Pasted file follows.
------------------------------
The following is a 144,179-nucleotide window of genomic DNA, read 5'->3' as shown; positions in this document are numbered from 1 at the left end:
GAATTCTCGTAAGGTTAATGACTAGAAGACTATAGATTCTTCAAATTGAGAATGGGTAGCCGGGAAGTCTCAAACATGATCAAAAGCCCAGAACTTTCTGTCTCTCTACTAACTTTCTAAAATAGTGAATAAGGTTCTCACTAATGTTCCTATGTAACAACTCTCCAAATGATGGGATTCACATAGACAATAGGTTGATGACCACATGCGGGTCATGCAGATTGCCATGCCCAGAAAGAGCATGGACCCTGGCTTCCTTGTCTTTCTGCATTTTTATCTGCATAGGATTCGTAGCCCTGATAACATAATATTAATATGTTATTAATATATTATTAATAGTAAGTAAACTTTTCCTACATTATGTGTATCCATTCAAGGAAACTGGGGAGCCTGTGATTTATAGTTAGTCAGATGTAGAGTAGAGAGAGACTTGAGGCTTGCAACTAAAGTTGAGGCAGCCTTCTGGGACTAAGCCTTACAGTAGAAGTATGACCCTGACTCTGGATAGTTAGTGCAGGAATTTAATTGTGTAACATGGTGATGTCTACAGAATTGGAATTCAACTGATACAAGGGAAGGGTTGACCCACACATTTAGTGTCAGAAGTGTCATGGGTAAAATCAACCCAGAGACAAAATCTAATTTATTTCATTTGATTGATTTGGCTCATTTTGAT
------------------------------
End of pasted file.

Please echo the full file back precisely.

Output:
The following is a 144,179-nucleotide window of genomic DNA, read 5'->3' as shown; positions in this document are numbered from 1 at the left end:
GAATTCTCGTAAGGTTAATGACTAGAAGACTATAGATTCTTCAAATTGAGAATGGGTAGCCGGGAAGTCTCAAACATGATCAAAAGCCCAGAACTTTCTGTCTCTCTACTAACTTTCTAAAATAGTGAATAAGGTTCTCACTAATGTTCCTATGTAACAACTCTCCAAATGATGGGATTCACATAGACAATAGGTTGATGACCACATGCGGGTCATGCAGATTGCCATGCCCAGAAAGAGCATGGACCCTGGCTTCCTTGTCTTTCTGCATTTTTATCTGCATAGGATTCGTAGCCCTGATAACATAATATTAATATGTTATTAATATATTATTAATAGTAAGTAAACTTTTCCTACATTATGTGTATCCATTCAAGGAAACTGGGGAGCCTGTGATTTATAGTTAGTCAGATGTAGAGTAGAGAGAGACTTGAGGCTTGCAACTAAAGTTGAGGCAGCCTTCTGGGACTAAGCCTTACAGTAGAAGTATGACCCTGACTCTGGATAGTTAGTGCAGGAATTTAATTGTGTAACATGGTGATGTCTACAGAATTGGAATTCAACTGATACAAGGGAAGGGTTGACCCACACATTTAGTGTCAGAAGTGTCATGGGTAAAATCAACCCAGAGACAAAATCTAATTTATTTCATTTGATTGATTTGGCTCATTTTGAT